We ran into some weather on this trip and spent another day at Angel de la Guarda.  We were diving Lolo’s Cove and there was a pod of dolphins, small, maybe 6 -10 just cruising around the boat.  They stayed there for hours.  We were off to our next dive and we could see darkness in the sky.  We fell into the water and I, with some new found camera skills, was having an excellent time.  All of a sudden the engines were revving.  It was our emergency recall.  Our dive master Bob DeFeo quickly rounded us up and began our accent.  The water was a little rough and we needed to move Rocio to a safer place to anchor quickly.  We boarded the panga and what did we see?  … The dolphins!  They followed us back to the boat and stayed until we boarded, then did the same with our other panga.  Once we were moved to a safe place to anchor they were gone.

We then headed to San Pedro Martir.  I couldn't believe it!  The dives were spectacular.  We saw so many turtles and Mobula Rays.  The Mobula were jumping out of the water and we saw schools of them swimming over us at least six times in one dive.  We had 90 foot of viz at Moro 1 and 2 and a wonderfully fun current dive at Ravijunco.  We had a fabulous dive at Moro1 beginning with turtles and mobula rays, then a little fun in some current with the sea lions.  We then headed around the back side and found a bait ball up above us.  We sat and watched the sea lions in the bait ball it was mesmerizing.  Then the sea lions came down to play with us.  We ended the dive with another sea turtle.  We all surfaced having experienced something very special together.  It was one of those “WOW’ moments that bonds divers together.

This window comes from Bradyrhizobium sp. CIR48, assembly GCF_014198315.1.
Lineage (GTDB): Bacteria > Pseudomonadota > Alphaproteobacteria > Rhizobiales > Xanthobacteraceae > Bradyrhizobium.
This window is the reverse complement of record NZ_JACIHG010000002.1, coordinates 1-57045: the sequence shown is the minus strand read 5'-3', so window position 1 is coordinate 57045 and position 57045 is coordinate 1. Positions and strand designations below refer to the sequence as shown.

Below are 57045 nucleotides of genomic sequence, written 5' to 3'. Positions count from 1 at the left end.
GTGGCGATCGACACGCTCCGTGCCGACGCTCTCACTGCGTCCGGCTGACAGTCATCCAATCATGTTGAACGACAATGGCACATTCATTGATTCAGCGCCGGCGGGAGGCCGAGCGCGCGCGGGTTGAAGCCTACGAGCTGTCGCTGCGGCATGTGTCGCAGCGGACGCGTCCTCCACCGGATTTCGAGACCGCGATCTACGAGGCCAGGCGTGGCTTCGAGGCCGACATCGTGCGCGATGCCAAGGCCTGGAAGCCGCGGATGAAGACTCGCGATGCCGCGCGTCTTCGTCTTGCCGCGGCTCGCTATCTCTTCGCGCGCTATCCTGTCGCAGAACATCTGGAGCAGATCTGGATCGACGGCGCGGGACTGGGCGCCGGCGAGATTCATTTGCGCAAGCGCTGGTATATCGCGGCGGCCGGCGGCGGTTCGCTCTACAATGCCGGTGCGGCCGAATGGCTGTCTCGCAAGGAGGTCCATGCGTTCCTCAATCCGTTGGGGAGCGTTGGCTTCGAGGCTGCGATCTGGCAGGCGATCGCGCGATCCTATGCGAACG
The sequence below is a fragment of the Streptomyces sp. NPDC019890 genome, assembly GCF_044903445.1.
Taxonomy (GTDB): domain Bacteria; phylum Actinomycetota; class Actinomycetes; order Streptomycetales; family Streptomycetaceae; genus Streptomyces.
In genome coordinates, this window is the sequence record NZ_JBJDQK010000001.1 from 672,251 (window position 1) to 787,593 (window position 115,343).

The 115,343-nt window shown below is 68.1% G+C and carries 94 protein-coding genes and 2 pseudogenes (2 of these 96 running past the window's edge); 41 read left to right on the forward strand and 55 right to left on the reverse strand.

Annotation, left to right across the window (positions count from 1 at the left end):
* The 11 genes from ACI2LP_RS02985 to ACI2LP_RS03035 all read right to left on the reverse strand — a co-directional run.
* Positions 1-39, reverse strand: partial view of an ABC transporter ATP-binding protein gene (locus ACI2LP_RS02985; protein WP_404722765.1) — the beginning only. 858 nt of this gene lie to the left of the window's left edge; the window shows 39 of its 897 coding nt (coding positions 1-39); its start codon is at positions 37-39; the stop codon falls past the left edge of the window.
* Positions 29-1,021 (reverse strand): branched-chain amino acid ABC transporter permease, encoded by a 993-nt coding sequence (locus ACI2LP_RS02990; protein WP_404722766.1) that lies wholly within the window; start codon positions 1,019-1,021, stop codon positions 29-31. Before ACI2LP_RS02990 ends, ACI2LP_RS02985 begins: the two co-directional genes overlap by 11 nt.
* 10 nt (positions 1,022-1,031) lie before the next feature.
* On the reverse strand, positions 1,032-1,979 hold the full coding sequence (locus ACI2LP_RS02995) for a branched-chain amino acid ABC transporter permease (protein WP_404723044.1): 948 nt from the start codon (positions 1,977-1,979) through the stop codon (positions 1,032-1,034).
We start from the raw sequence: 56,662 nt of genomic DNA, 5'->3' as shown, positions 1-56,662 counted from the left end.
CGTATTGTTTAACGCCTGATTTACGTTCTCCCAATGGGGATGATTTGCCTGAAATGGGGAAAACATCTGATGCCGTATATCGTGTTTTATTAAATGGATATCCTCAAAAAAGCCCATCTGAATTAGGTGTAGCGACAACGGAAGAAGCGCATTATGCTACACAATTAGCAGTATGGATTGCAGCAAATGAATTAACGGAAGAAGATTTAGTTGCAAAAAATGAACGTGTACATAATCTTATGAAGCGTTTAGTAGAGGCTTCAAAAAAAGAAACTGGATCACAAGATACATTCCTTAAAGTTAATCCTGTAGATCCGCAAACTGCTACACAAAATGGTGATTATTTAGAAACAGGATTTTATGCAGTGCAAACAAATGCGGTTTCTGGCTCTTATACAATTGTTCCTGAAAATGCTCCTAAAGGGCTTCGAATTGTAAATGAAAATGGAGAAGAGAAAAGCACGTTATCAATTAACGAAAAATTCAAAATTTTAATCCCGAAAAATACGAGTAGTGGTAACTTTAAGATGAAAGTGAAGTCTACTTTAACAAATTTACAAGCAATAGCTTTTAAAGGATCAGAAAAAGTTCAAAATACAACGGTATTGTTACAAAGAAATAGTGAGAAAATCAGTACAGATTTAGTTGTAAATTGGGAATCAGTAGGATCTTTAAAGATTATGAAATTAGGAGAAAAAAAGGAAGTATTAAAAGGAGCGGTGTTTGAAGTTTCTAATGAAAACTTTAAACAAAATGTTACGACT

The last day is always very special on Rocio.  It is Whale Shark Day.  It didn’t take long and we had found them.  Our panga diver dropped four of our snorkelers into the water at a time and we had the most stagnate whale shark I’ve ever seen.  Our snorkelers were swimming circles around it.  Bob and I found this unacceptable.  After a good 30 – 40 minutes we designated this whale shark a good candidate for the silver boat and took off to find us a big one – one that makes you work for it.  That we did.  We were dropping passengers off with their own whale sharks and they were swimming off all Poncho’s good cooking.  We had snorkelers strung all over the Bay of LA.  After everyone had their fill and were tired and bloated from swallowing sea water.  I took my turn.  I had a big one and he was moving fast.  After a few minutes though he slowed down and I saw that we had lost the rest of the snorkelers.  We swam comfortably together for some time.  It was so peaceful and we were getting more and more shallow.  I could see our shadows together on the white sand below us with only the sound of my breathing and a feeling of bliss surrounding us. 

On board we had fantastic meals, thank you Poncho for the extra four pounds.  Celebrated a silver birthday - as we liked to call it.  Happy Birthday again Nick.  Had gourmet coffee provided by Patty from a French press.  Had photo workshops every day after lunch – courtesy of Todd Winner.  Laid on the deck and watched shooting stars every night.  We all enjoyed our roof top Carne Asada dinner and had some laughs after dinner watching the week’s photo slideshow. 

It was finally time to come home – but not before seeing a pod of dolphins and pilot whales which swam with us for at least an hour.  Not a bad bon voyage!